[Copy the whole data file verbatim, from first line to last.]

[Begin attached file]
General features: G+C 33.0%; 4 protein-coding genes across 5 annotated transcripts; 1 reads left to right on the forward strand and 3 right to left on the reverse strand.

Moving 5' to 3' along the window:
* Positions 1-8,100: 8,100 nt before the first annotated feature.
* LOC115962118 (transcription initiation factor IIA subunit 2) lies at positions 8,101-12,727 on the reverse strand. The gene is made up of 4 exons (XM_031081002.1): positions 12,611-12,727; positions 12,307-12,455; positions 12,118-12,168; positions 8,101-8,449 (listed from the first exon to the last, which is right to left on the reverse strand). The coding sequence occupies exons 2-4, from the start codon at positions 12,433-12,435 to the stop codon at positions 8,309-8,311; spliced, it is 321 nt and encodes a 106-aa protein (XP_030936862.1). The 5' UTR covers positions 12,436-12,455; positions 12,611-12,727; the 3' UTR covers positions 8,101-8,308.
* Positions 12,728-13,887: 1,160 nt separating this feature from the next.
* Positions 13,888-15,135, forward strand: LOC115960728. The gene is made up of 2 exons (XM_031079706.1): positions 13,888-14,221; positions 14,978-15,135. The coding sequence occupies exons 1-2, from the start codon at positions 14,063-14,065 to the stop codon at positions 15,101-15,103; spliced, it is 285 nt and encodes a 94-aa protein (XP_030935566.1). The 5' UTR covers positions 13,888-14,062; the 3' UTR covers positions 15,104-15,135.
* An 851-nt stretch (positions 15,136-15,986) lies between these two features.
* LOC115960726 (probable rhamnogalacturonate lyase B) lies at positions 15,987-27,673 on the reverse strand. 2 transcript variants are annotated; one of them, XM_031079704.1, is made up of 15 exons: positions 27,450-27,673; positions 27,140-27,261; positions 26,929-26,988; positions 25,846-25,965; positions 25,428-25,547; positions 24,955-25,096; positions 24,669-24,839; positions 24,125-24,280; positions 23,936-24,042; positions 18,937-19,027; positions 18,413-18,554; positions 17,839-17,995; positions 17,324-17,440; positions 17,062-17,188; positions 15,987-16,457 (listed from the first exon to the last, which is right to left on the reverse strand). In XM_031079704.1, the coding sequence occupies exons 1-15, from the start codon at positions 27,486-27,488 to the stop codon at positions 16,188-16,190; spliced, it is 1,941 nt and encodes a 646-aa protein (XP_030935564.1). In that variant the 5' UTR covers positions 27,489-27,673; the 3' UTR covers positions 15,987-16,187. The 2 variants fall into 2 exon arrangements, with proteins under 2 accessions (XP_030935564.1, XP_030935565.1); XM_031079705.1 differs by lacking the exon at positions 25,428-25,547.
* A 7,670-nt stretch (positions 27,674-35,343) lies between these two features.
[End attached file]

General features: G+C 33.0%; 4 protein-coding genes across 5 annotated transcripts; 1 reads left to right on the forward strand and 3 right to left on the reverse strand.

Moving 5' to 3' along the window:
* Positions 1-8,100: 8,100 nt before the first annotated feature.
* LOC115962118 (transcription initiation factor IIA subunit 2) lies at positions 8,101-12,727 on the reverse strand. The gene is made up of 4 exons (XM_031081002.1): positions 12,611-12,727; positions 12,307-12,455; positions 12,118-12,168; positions 8,101-8,449 (listed from the first exon to the last, which is right to left on the reverse strand). The coding sequence occupies exons 2-4, from the start codon at positions 12,433-12,435 to the stop codon at positions 8,309-8,311; spliced, it is 321 nt and encodes a 106-aa protein (XP_030936862.1). The 5' UTR covers positions 12,436-12,455; positions 12,611-12,727; the 3' UTR covers positions 8,101-8,308.
* Positions 12,728-13,887: 1,160 nt separating this feature from the next.
* Positions 13,888-15,135, forward strand: LOC115960728. The gene is made up of 2 exons (XM_031079706.1): positions 13,888-14,221; positions 14,978-15,135. The coding sequence occupies exons 1-2, from the start codon at positions 14,063-14,065 to the stop codon at positions 15,101-15,103; spliced, it is 285 nt and encodes a 94-aa protein (XP_030935566.1). The 5' UTR covers positions 13,888-14,062; the 3' UTR covers positions 15,104-15,135.
* An 851-nt stretch (positions 15,136-15,986) lies between these two features.
* LOC115960726 (probable rhamnogalacturonate lyase B) lies at positions 15,987-27,673 on the reverse strand. 2 transcript variants are annotated; one of them, XM_031079704.1, is made up of 15 exons: positions 27,450-27,673; positions 27,140-27,261; positions 26,929-26,988; positions 25,846-25,965; positions 25,428-25,547; positions 24,955-25,096; positions 24,669-24,839; positions 24,125-24,280; positions 23,936-24,042; positions 18,937-19,027; positions 18,413-18,554; positions 17,839-17,995; positions 17,324-17,440; positions 17,062-17,188; positions 15,987-16,457 (listed from the first exon to the last, which is right to left on the reverse strand). In XM_031079704.1, the coding sequence occupies exons 1-15, from the start codon at positions 27,486-27,488 to the stop codon at positions 16,188-16,190; spliced, it is 1,941 nt and encodes a 646-aa protein (XP_030935564.1). In that variant the 5' UTR covers positions 27,489-27,673; the 3' UTR covers positions 15,987-16,187. The 2 variants fall into 2 exon arrangements, with proteins under 2 accessions (XP_030935564.1, XP_030935565.1); XM_031079705.1 differs by lacking the exon at positions 25,428-25,547.
* A 7,670-nt stretch (positions 27,674-35,343) lies between these two features.